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Sanofi-Aventis throws its weight behind Acomplia

Published on 05/12/05 at 12:22pm

Sanofi-Aventis is gearing up for the launch of its potential blockbuster Acomplia, a drug which the company wants to promote as a breakthrough in cardiovascular medicine.

The company has invested a great deal of time and money in preparing Acomplia (rimonabant) for market, its first major launch since the merger of Sanofi-Synthelabo and Aventis in 2004.

The drug's mechanism is truly innovative, being the first ever treatment

to block endogenous cannabinoid binding to neuronal CB1 receptors - by blocking this process the drug inhibits appetite and leads to weight loss.

The company hopes it has succeeded in demonstrating that this weight loss in turn helps patients control a range of cardiovascular factors which lead to serious conditions such as heart attacks, strokes and diabetes.

Acomplia was filed with European and US regulators in June and if approved, could be launched in the first half of 2006, with analysts anticipating peak sales in excess of $1 billion.

Since filing, Sanofi-Aventis has continued to publish new findings, with the latest RIO-LIPIDS trial data showing the drug's efficacy in lowering triglyceride levels and increasing levels of good HDL cholesterol.

The trial also found reductions in waist circumference and body weight, improved glucose tolerance and decreased blood pressure.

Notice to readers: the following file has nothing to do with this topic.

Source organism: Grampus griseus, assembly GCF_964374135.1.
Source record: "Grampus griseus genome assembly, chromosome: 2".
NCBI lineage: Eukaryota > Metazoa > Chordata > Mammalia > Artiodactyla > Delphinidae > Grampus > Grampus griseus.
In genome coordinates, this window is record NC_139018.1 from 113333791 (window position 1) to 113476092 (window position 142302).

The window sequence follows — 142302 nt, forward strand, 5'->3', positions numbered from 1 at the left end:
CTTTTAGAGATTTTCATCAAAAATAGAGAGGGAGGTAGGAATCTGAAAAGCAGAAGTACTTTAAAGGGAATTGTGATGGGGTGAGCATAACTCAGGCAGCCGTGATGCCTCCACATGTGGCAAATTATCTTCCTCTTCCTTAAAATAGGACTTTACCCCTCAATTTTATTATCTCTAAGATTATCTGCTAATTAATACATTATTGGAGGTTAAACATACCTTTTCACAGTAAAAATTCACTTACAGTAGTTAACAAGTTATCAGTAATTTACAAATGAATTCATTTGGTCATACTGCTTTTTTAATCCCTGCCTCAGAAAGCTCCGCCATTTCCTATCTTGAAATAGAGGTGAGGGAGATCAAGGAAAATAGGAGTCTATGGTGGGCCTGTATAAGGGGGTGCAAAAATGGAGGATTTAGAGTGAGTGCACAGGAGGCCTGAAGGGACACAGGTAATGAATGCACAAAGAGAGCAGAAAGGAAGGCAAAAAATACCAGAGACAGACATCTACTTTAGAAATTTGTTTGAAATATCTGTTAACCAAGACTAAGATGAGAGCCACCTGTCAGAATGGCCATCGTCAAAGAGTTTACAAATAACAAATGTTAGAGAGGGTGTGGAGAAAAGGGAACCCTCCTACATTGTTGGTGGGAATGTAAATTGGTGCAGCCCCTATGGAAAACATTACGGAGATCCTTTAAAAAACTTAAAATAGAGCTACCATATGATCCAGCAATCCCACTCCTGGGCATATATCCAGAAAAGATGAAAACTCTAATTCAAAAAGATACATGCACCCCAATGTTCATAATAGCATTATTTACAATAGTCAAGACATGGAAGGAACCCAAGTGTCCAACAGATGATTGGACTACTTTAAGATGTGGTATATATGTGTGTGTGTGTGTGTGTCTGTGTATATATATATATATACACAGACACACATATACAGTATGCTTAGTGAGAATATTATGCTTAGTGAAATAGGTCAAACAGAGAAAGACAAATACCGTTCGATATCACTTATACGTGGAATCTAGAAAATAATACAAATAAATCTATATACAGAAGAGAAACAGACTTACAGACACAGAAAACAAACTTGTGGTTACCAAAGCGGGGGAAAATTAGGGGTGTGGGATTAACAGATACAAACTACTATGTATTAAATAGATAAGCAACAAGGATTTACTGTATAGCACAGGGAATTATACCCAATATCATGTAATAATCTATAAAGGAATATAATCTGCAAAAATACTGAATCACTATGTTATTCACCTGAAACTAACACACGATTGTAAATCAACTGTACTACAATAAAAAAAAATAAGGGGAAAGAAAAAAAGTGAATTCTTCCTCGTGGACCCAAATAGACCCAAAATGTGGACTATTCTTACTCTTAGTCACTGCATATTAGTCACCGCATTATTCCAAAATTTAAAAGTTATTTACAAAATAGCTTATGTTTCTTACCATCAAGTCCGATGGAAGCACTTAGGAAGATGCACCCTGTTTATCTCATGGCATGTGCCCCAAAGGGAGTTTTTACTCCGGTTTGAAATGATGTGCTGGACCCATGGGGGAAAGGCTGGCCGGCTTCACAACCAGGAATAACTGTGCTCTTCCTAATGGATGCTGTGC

Sanofi-Aventis' research is at the cutting edge of cardiovascular disease, measuring a number of emerging markers influencing cardiovascular health, though their action is still not entirely understood.

One of these markers is adiponectin, a protein associated with reduced risk of diabetes and heart disease and a reduction in C-Reactive Protein (CRP), a marker for inflammation associated with cardiovascular risk.

"One of the most noteworthy findings of the trial is the evidence that rimonabant, through its effects in peripheral tissues significantly increases adiponectin levels (produced by fat cells) beyond what could be expected from weight loss alone," said Jean-Pierre Despres, director of research at the Quebec Institute and principal investigator on the RIO-LIPIDS trial.

"This provides evidence for the potential of rimonabant to improve multiple cardiometric risk factors in patients with excess abdominal adiposity and other co-morbidities such as diabetes or dyslipidaemia."

Sanofi-Aventis is positioning the drug as the first ever comprehensive management approach to cardiovascular risks such as dyslipidaemia, abdominal obesity and insulin resistance - part of the so-called metabolic syndrome observed in patients before they have more advanced symptoms of diabetes and heart disease.

Sanofi-Aventis estimates that about 50 million Americans have metabolic syndrome and looks set to communicate directly with patients in the US when the drug is launched, encouraging them to measure their waist circumference.

The measurement is a much more accurate indicator of risk from type II diabetes and heart disease than the commonly used Body Mass Index (BMI) system. The company's research shows just 1% of the population measure their waist -encouraging more to do so could boost those prescribed Acomplia in the long term.

Acomplia has attracted a great deal of media interest around the world, including the UK. In January this year, the MHRA cleared Sanofi-Aventis of promoting the drug before launch following a complaint relating to articles about the drug in a number of national newspapers.

It ruled that Sanofi-Aventis had merely provided the media with an update on its development.

The company's primary target is of course doctors, and it says it has developed 2,100 thought leaders across major markets, with an accompanying large-scale medical education programme in place.

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